Congratulations on the newest addition to your family! You’ve picked up your new best friend and came up with the perfect name so the question is: What’s next?
First and foremost, you will need establish a veterinarian and set up an appointment as soon as possible. It is crucial for your new puppy to receive an immediate wellness check to ensure they are healthy and up-to-date on all their vaccines. Just like with a child, puppies need booster vaccines up to 6 months of age and then will need their yearly wellness visits and vaccinations.
Puppies have a tendency to chew on everything. Remember to put your shoes away, keep electrical cords hidden, and make sure you have appropriate sized chew toys and treats available at all times. A good treat to have on hand are frozen baby carrots, this will help soothe irritated gums while also supporting dental health. Puppies can not distinguish between old and new things, so don’t let them gravitate towards items such as old shoes because then you may lose a new pair of shoes you just brought home.
It typically takes four to six months for a puppy to be fully potty trained. To help with training, it is crucial to have your pet on a strict schedule. This will help make overall training easier for both you and your puppy. Giving your puppy a defined space, such as a crate, will help them understand to not go in their personal areas, which encourage them not to go to the bathroom in the house. Make sure the crate is large enough for the puppy to stand, turn around, and lie down in but not so big that they use a corner as a bathroom. Keep your puppy on a regular feeding schedule and take away the food in between meals. You should take your puppy outside first thing in the morning then once every 30 minutes to an hour after. It is also important to take your puppy outside to do his or her business after meals and right before bedtime. Take your puppy to the same area outside each time, switching up a spot will confuse the puppy on why it should be taken outside. Once your puppy goes to the bathroom outside, praise them and treat with a reward. Rewards are an important part in the training process, whether its to potty train or teach a new trick, it helps the puppy stay focused on achieving the task.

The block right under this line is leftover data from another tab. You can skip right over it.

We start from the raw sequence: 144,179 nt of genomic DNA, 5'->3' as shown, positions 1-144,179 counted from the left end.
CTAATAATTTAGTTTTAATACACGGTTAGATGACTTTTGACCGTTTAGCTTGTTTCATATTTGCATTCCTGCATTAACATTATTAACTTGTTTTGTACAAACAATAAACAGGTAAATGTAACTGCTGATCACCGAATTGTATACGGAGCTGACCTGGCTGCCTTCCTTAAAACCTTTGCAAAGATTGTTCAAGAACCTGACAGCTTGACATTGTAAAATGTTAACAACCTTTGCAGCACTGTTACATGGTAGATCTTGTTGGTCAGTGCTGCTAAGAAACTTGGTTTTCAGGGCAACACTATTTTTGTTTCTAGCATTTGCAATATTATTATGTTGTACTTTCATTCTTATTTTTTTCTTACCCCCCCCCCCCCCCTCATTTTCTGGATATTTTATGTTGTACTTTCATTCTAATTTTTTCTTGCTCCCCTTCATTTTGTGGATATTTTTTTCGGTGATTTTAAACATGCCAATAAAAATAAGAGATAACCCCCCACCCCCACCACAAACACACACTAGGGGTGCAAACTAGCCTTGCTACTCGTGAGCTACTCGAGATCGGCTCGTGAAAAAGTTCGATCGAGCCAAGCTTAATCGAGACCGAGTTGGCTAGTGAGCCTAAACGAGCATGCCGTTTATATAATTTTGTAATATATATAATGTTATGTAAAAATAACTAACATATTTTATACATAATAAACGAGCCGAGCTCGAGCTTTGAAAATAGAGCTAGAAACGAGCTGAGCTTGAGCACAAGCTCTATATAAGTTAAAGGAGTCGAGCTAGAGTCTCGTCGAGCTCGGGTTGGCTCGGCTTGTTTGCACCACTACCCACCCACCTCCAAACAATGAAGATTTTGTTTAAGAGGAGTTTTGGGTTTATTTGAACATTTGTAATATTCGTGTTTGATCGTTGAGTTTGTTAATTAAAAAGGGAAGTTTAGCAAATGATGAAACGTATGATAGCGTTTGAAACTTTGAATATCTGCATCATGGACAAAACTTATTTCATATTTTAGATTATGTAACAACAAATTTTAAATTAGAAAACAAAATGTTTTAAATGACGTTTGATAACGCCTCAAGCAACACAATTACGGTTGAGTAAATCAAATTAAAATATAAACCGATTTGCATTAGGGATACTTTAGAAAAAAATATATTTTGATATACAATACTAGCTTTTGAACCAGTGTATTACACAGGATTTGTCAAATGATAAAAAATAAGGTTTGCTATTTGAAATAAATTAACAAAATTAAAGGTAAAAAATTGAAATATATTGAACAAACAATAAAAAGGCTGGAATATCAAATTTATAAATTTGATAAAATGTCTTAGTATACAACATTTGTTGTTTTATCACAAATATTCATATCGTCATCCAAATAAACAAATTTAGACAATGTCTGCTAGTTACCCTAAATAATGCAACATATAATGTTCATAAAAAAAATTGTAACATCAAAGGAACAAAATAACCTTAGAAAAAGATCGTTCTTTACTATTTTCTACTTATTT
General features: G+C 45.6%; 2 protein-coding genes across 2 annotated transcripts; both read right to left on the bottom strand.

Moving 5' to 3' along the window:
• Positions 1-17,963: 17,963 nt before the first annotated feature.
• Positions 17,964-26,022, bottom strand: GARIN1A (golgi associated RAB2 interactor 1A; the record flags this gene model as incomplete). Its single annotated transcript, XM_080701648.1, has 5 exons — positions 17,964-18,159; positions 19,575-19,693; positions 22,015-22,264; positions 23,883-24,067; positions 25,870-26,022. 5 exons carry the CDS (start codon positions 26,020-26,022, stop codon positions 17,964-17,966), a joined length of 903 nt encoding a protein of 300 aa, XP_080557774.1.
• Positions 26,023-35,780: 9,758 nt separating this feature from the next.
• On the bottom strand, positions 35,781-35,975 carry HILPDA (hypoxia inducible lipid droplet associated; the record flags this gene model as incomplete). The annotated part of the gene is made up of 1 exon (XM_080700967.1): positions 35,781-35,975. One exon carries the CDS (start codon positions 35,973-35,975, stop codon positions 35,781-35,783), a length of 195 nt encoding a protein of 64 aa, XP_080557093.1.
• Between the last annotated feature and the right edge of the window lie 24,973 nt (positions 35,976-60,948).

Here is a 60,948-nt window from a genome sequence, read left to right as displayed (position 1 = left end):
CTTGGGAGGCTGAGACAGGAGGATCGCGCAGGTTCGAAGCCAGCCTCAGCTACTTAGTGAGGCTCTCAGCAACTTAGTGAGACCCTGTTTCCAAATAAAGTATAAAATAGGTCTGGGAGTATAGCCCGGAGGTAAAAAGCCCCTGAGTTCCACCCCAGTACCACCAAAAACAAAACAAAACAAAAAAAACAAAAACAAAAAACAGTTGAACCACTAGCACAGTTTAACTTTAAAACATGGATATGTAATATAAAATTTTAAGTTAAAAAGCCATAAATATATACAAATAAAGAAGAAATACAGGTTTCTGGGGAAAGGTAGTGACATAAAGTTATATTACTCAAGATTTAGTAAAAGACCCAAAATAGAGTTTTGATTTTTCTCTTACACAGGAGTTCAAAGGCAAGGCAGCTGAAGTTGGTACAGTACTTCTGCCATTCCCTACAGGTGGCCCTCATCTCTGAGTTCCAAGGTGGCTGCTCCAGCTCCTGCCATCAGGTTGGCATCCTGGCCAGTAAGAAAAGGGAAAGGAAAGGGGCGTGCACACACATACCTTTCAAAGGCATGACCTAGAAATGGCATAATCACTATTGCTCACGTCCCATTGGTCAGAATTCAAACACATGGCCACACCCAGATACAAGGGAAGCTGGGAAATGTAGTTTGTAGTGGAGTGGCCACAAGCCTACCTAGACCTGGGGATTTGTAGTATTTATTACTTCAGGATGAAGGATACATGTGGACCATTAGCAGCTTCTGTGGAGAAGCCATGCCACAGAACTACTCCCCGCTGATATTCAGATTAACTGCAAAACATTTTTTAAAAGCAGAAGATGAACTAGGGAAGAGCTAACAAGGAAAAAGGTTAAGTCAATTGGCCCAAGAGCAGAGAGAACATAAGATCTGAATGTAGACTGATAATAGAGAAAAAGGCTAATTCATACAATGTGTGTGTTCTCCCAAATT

From six to 12 weeks of age, puppies need to be fed four times a day for five minutes each time. You don’t want to over feed your puppies so after five minutes, take the food away. Once your puppy is three to six months, you can start feeding three times a day. After six months of age, you can begin feeding your puppy twice daily with food measured out properly to their size. When your puppy reaches one year old and is considered an adult, gradually switch them from puppy food to adult food. Start by mixing a little bit of the adult food into their puppy food then slowly increase the amount of adult food until you no longer have puppy food left. Sudden changes in your puppies diet may cause stomach issues so keep an eye on your puppy and contact your veterinarian if you notice any sudden changes in their appetite or when they go to the bathroom.
When it comes to a new addition to the family patience is key so keep in mind that your puppy is still learning. Stay on top of which boosters and vaccinations that your puppy still needs, keep an eye on what they’re chewing on, and monitor their food intake. Mistakes happen, and that is okay! Puppies can be overwhelming in the beginning but with the right care, and a lot of love and patience, it’s all worth it in the end!